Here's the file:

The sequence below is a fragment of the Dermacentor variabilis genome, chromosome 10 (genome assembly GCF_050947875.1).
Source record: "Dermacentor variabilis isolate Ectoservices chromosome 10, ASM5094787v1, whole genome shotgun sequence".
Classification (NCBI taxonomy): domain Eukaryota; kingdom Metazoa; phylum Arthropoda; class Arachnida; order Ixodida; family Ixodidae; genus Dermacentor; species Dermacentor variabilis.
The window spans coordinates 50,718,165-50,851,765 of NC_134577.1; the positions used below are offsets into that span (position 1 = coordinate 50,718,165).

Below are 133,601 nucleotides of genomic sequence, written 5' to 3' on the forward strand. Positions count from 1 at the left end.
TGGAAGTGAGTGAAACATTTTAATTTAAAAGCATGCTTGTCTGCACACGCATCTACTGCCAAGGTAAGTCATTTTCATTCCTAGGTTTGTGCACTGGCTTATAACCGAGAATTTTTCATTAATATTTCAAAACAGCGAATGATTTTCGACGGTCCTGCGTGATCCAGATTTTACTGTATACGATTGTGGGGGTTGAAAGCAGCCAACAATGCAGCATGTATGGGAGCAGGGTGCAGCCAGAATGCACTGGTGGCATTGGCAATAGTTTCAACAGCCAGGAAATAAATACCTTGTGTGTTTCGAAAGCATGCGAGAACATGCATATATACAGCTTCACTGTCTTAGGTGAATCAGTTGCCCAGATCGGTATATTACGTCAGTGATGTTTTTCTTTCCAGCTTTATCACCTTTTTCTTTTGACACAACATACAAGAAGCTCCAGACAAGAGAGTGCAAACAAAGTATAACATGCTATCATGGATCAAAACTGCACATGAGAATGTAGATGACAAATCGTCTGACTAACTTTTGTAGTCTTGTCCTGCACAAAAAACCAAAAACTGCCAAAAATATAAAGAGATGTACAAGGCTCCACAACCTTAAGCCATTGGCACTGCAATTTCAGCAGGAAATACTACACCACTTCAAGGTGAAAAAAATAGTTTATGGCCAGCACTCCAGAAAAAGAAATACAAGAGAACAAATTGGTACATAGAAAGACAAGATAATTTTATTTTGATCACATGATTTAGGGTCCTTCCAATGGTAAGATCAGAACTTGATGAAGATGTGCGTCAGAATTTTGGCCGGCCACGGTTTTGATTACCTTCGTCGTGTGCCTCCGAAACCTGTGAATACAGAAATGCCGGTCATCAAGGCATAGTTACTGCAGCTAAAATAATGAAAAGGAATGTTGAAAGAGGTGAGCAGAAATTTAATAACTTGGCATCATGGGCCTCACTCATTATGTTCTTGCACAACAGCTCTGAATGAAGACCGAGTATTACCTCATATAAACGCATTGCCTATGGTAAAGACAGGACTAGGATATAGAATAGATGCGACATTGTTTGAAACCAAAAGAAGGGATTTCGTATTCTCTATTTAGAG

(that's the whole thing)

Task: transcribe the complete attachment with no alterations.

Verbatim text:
The sequence below is a fragment of the Dermacentor variabilis genome, chromosome 10 (genome assembly GCF_050947875.1).
Source record: "Dermacentor variabilis isolate Ectoservices chromosome 10, ASM5094787v1, whole genome shotgun sequence".
Classification (NCBI taxonomy): domain Eukaryota; kingdom Metazoa; phylum Arthropoda; class Arachnida; order Ixodida; family Ixodidae; genus Dermacentor; species Dermacentor variabilis.
The window spans coordinates 50,718,165-50,851,765 of NC_134577.1; the positions used below are offsets into that span (position 1 = coordinate 50,718,165).

Below are 133,601 nucleotides of genomic sequence, written 5' to 3' on the forward strand. Positions count from 1 at the left end.
TGGAAGTGAGTGAAACATTTTAATTTAAAAGCATGCTTGTCTGCACACGCATCTACTGCCAAGGTAAGTCATTTTCATTCCTAGGTTTGTGCACTGGCTTATAACCGAGAATTTTTCATTAATATTTCAAAACAGCGAATGATTTTCGACGGTCCTGCGTGATCCAGATTTTACTGTATACGATTGTGGGGGTTGAAAGCAGCCAACAATGCAGCATGTATGGGAGCAGGGTGCAGCCAGAATGCACTGGTGGCATTGGCAATAGTTTCAACAGCCAGGAAATAAATACCTTGTGTGTTTCGAAAGCATGCGAGAACATGCATATATACAGCTTCACTGTCTTAGGTGAATCAGTTGCCCAGATCGGTATATTACGTCAGTGATGTTTTTCTTTCCAGCTTTATCACCTTTTTCTTTTGACACAACATACAAGAAGCTCCAGACAAGAGAGTGCAAACAAAGTATAACATGCTATCATGGATCAAAACTGCACATGAGAATGTAGATGACAAATCGTCTGACTAACTTTTGTAGTCTTGTCCTGCACAAAAAACCAAAAACTGCCAAAAATATAAAGAGATGTACAAGGCTCCACAACCTTAAGCCATTGGCACTGCAATTTCAGCAGGAAATACTACACCACTTCAAGGTGAAAAAAATAGTTTATGGCCAGCACTCCAGAAAAAGAAATACAAGAGAACAAATTGGTACATAGAAAGACAAGATAATTTTATTTTGATCACATGATTTAGGGTCCTTCCAATGGTAAGATCAGAACTTGATGAAGATGTGCGTCAGAATTTTGGCCGGCCACGGTTTTGATTACCTTCGTCGTGTGCCTCCGAAACCTGTGAATACAGAAATGCCGGTCATCAAGGCATAGTTACTGCAGCTAAAATAATGAAAAGGAATGTTGAAAGAGGTGAGCAGAAATTTAATAACTTGGCATCATGGGCCTCACTCATTATGTTCTTGCACAACAGCTCTGAATGAAGACCGAGTATTACCTCATATAAACGCATTGCCTATGGTAAAGACAGGACTAGGATATAGAATAGATGCGACATTGTTTGAAACCAAAAGAAGGGATTTCGTATTCTCTATTTAGAG